Genome-wide assessment of worldwide chicken SNP genetic diversity indicates significant absence of rare alleles in commercial breeds

W.M. Muir, G.K. Wong, Y. Zhang, M.A.M. Groenen, R.P.M.A. Crooijmans, H.J.W.C. Megens

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143 Citations (Scopus)

Abstract

Breed utilization, genetic improvement, and industry consolidation are predicted to have major impacts on the genetic composition of commercial chickens. Consequently, the question arises as to whether sufficient genetic diversity remains within industry stocks to address future needs. With the chicken genome sequence and more than 2.8 million single-nucleotide polymorphisms (SNPs), it is now possible to address biodiversity using a previously unattainable metric: missing alleles. To achieve this assessment, 2551 informative SNPs were genotyped on 2580 individuals, including 1440 commercial birds. The proportion of alleles lacking in commercial populations was assessed by (1) estimating the global SNP allele frequency distribution from a hypothetical ancestral population as a reference, then determining the portion of the distribution lost, and then (2) determining the relationship between allele loss and the inbreeding coefficient. The results indicate that 50% or more of the genetic diversity in ancestral breeds is absent in commercial pure lines. The missing genetic diversity resulted from the limited number of incorporated breeds. As such, hypothetically combining stocks within a company could recover only preexisting within-breed variability, but not more rare ancestral alleles. We establish that SNP weights act as sentinels of biodiversity and provide an objective assessment of the strains that are most valuable for preserving genetic diversity. This is the first experimental analysis investigating the extant genetic diversity of virtually an entire agricultural commodity. The methods presented are the first to characterize biodiversity in terms of allelic diversity and to objectively link rate of allele loss with the inbreeding coefficient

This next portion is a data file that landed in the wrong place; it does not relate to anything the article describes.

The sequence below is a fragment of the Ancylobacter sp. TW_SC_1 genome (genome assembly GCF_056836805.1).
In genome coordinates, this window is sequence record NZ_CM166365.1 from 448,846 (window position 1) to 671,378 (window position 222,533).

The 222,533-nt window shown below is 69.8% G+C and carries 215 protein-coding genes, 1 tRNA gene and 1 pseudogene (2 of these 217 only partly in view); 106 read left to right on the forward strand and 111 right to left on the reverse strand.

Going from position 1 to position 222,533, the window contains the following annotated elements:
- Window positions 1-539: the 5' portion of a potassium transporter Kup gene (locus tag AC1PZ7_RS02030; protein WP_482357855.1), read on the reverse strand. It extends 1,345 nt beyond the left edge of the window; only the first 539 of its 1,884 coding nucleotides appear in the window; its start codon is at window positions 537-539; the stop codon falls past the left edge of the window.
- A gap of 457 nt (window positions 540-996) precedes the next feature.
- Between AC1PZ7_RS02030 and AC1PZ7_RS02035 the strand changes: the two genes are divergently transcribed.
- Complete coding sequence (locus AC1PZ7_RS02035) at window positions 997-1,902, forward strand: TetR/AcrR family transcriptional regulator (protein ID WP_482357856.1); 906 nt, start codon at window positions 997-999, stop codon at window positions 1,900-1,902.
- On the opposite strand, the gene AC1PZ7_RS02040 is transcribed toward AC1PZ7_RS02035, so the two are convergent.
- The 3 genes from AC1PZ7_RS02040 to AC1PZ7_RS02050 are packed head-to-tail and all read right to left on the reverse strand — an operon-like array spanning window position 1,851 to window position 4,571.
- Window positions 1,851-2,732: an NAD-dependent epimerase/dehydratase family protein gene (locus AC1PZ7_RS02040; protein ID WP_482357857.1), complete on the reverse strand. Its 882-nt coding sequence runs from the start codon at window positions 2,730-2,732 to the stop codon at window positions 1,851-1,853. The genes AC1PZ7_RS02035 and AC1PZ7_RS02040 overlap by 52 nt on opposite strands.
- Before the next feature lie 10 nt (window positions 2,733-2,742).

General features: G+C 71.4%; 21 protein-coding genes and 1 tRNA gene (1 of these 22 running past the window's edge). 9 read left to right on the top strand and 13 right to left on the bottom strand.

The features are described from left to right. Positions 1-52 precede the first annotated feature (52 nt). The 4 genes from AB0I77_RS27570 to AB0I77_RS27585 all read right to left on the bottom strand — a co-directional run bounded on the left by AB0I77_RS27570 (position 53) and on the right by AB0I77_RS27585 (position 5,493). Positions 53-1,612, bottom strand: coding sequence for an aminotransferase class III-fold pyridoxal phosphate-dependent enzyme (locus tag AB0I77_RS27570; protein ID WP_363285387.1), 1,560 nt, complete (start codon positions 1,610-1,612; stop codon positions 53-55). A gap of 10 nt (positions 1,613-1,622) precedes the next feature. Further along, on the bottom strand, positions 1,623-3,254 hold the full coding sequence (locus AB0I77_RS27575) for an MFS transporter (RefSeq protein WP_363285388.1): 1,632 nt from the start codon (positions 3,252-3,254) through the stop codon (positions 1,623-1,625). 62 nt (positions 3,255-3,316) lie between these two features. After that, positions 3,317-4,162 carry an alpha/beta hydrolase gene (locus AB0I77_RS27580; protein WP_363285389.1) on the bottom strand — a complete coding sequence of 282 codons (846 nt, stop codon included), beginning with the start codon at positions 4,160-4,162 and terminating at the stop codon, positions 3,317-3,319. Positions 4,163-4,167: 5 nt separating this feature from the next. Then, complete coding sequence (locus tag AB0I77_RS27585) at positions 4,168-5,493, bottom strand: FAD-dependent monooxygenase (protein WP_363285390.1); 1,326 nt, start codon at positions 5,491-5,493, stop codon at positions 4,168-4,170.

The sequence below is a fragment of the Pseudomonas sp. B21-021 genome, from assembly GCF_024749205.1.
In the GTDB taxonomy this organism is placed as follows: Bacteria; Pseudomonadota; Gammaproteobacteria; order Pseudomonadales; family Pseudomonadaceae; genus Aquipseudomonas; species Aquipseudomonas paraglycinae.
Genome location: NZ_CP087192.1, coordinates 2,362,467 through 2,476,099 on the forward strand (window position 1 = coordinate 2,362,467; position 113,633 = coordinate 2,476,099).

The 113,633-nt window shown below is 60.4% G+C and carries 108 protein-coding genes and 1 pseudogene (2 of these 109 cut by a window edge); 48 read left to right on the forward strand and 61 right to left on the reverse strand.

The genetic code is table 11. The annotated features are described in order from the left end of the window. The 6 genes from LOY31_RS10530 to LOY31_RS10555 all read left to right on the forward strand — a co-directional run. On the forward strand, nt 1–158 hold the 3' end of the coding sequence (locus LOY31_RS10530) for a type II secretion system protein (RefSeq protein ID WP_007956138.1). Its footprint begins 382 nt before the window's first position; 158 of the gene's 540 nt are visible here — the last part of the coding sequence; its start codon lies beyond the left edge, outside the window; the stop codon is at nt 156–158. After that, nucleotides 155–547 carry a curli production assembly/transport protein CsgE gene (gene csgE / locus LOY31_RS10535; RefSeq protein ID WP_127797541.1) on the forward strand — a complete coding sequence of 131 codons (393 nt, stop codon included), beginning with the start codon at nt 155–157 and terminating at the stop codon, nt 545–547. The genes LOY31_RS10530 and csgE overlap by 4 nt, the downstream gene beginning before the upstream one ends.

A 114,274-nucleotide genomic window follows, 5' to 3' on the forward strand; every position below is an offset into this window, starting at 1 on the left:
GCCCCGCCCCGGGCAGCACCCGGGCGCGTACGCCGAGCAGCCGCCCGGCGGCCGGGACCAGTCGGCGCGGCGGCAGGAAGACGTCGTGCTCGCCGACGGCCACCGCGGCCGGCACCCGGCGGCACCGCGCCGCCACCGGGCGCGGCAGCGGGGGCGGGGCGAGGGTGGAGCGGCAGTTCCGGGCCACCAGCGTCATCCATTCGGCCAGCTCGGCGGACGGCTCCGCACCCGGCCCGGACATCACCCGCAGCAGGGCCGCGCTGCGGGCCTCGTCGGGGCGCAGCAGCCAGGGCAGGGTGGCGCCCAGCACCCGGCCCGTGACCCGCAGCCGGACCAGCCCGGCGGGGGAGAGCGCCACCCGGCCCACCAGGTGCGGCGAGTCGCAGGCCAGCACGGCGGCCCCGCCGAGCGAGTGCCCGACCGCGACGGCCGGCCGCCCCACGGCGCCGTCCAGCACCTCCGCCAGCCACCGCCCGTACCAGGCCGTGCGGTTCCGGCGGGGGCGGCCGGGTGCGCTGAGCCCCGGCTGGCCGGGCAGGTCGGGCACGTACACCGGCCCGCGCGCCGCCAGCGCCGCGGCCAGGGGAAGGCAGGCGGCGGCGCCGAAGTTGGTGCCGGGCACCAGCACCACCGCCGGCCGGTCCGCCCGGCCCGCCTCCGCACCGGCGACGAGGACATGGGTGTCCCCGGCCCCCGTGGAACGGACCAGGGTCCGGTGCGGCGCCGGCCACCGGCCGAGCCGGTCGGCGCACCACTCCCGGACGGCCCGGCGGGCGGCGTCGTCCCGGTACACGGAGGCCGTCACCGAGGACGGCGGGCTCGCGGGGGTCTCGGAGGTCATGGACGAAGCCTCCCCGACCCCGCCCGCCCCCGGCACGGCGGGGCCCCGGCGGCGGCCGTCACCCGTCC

Original languageEnglish
Pages (from-to)17312-17317
JournalProceedings of the National Academy of Sciences of the United States of America
Volume105
Issue number45
DOIs
Publication statusPublished - 2008

Fingerprint

single nucleotide polymorphism
chickens
alleles
breeds
genetic variation
genome
inbreeding coefficient
biodiversity
industry
agricultural products
genetic improvement
gene frequency
birds
methodology

Keywords

  • animal breeding
  • poultry
  • breeds
  • animal production
  • biodiversity
  • genetic diversity
  • alleles
  • inbreeding
  • genotyping
  • single nucleotide polymorphism
  • linkage disequilibrium
  • population-structure
  • myostatin gene
  • polymorphism
  • phenotype
  • selection
  • mutation
  • growth
  • cattle

Cite this

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title = "Genome-wide assessment of worldwide chicken SNP genetic diversity indicates significant absence of rare alleles in commercial breeds",